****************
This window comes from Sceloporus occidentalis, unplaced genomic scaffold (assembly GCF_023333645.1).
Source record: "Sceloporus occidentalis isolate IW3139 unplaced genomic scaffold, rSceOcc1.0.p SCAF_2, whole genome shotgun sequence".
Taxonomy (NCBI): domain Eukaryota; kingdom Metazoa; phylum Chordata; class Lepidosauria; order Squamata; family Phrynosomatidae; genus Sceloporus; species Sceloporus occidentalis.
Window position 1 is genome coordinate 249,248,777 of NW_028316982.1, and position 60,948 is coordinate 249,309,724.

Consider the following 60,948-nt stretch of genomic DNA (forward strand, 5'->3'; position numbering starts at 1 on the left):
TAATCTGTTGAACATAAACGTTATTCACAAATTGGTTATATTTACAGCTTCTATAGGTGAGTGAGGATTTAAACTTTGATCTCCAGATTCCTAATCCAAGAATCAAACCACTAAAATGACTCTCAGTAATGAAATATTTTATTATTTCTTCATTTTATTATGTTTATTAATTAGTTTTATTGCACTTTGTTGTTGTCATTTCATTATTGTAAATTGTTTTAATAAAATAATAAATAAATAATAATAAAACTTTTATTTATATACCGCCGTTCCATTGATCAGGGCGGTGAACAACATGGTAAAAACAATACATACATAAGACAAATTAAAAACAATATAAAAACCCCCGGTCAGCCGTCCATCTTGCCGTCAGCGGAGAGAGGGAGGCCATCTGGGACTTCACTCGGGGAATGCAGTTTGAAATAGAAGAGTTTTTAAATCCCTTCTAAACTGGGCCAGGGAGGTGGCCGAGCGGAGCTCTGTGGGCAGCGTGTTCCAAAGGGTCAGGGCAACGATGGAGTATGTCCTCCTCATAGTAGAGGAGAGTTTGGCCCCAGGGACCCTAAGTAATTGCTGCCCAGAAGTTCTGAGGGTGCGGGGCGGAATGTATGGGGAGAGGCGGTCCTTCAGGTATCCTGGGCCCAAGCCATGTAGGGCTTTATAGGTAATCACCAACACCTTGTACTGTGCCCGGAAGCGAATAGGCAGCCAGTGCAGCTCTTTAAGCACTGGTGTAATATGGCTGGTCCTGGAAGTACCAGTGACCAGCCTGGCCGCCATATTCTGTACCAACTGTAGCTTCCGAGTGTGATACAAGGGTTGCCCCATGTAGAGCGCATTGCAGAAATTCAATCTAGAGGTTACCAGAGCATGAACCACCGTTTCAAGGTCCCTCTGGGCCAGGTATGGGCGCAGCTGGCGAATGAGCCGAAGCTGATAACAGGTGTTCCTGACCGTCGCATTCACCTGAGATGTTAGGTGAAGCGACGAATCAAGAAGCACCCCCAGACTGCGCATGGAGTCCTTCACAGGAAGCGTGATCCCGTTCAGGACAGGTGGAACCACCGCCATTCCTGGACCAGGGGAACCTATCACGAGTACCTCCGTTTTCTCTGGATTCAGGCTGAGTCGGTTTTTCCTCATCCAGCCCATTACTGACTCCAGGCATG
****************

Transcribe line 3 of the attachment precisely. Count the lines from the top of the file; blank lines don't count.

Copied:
Taxonomy (NCBI): domain Eukaryota; kingdom Metazoa; phylum Chordata; class Lepidosauria; order Squamata; family Phrynosomatidae; genus Sceloporus; species Sceloporus occidentalis.